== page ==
1. Do a checkout of the code into a new directory:

$ cd ~
$ mkdir code
$ cd code
$ git clone git@git.mahara.org:mahara/mahara.git 15stable

2. Copy the database:

On Postgres 9

$ sudo -u postgres pg_dump -Fc mahara-14stable > 14stable.pg
$ sudo -u postgres createdb -Omaharauser mahara-15stable
$ sudo -u postgres pg_restore -O -j4 -d mahara-15stable -U maharauser -W -h localhost 14stable.pg

If you've not given the user 'maharauser' full privileges yet (should only need to do this once)

$ sudo -u postgres psql -d mahara-15stable -c 'GRANT ALL PRIVILEGES ON SCHEMA public TO maharauser;'
$ sudo -u postgres psql -d mahara-15stable -c 'GRANT ALL PRIVILEGES ON ALL TABLES IN SCHEMA public TO maharauser;'
$ sudo -u postgres psql -d mahara-15stable -c 'GRANT ALL PRIVILEGES ON ALL SEQUENCES IN SCHEMA public TO maharauser;'
$ sudo -u postgres psql -d mahara-15stable -c 'GRANT ALL PRIVILEGES ON ALL FUNCTIONS IN SCHEMA public TO maharauser;'

On Postgres 8

$ sudo -u postgres pg_dump -Fc mahara-14stable > 14stable.pg
$ sudo -u postgres createdb -Omaharauser mahara-15stable
$ sudo -u postgres pg_restore -O -j4 -d mahara-15stable -U maharauser -W -h localhost 14stable.pg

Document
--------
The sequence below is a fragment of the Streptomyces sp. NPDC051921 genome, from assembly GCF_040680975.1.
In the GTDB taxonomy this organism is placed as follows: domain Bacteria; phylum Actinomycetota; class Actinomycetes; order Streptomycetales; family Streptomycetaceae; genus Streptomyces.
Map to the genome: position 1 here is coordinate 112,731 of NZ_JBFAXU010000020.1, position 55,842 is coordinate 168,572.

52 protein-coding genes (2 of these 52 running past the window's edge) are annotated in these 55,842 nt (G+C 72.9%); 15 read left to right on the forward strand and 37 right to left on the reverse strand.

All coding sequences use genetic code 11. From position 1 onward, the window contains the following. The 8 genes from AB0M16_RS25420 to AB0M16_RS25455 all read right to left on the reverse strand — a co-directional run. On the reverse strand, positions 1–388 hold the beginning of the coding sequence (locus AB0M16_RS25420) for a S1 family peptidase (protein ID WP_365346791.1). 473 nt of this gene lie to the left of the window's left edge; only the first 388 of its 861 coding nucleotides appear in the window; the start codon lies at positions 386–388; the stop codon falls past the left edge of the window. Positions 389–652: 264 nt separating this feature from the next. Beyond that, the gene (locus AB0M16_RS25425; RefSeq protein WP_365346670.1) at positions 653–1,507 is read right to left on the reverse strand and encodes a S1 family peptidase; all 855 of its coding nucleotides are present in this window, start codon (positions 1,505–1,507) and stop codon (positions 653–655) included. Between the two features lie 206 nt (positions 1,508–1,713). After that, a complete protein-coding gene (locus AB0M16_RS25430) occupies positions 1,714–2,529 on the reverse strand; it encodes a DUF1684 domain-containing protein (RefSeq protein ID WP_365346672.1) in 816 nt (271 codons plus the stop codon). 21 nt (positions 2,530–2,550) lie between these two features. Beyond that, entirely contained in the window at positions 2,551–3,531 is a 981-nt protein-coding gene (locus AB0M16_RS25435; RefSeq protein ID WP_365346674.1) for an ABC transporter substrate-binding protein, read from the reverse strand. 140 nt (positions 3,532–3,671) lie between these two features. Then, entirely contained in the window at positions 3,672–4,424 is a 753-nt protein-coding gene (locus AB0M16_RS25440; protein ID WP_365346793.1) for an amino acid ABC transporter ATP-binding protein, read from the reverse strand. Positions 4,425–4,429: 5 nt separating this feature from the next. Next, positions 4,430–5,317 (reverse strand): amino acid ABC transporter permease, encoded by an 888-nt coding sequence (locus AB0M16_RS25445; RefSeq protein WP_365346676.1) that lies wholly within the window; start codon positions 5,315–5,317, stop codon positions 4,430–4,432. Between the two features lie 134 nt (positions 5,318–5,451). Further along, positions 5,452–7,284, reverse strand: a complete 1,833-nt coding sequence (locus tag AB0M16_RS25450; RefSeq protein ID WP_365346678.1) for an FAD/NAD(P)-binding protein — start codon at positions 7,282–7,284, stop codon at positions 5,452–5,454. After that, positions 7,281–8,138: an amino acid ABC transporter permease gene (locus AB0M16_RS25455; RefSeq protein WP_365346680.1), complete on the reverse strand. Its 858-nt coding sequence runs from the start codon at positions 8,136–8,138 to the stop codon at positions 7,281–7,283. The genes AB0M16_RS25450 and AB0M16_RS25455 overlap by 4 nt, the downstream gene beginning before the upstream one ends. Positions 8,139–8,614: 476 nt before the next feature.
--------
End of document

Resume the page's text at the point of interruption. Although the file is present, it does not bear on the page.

This may give you the following warning

pg_restore: WARNING:  no privileges could be revoked for "public"
pg_restore: WARNING:  no privileges could be revoked for "public"
pg_restore: WARNING:  no privileges were granted for "public"
pg_restore: WARNING:  no privileges were granted for "public"

3. Change the wwwroot in the new database:

$ sudo -u postgres psql mahara-15stable
delete from config where field = 'wwwroot';
Ctrl + d to exit

4. Create the config file ~/code/mahara/htdocs/config.php:

<?php
$cfg = new StdClass;

$branch = '15stable';

// database connection details
// valid values for dbtype are 'postgres8' and 'mysql5'
$cfg->dbtype   = 'postgres8';
$cfg->dbhost   = 'localhost';
$cfg->dbuser   = 'maharauser';
$cfg->dbname   = "mahara-$branch";
$cfg->dbpass   = 'mahara'; 
$cfg->dbprefix = '''''''; 

$cfg->dataroot = "/var/lib/maharadata/$branch";

$cfg->sendemail = true;
$cfg->sendallemailto = 'your email address';

$cfg->log_dbg_targets     = LOG_TARGET_SCREEN | LOG_TARGET_ERRORLOG;
$cfg->log_info_targets    = LOG_TARGET_SCREEN | LOG_TARGET_ERRORLOG;
$cfg->log_warn_targets    = LOG_TARGET_SCREEN | LOG_TARGET_ERRORLOG;
$cfg->log_environ_targets = LOG_TARGET_SCREEN | LOG_TARGET_ERRORLOG;
$cfg->perftofoot = true;

5. Copy the source sitedata directory into the new sitedata folder:

$ sudo cp -r /var/lib/maharadata/14stable/ /var/lib/maharadata/15stable
$ sudo chown -R www-data:www-data /var/lib/maharadata/15stable

6. Add a new entry to /etc/hosts:

 127.0.0.1 15stable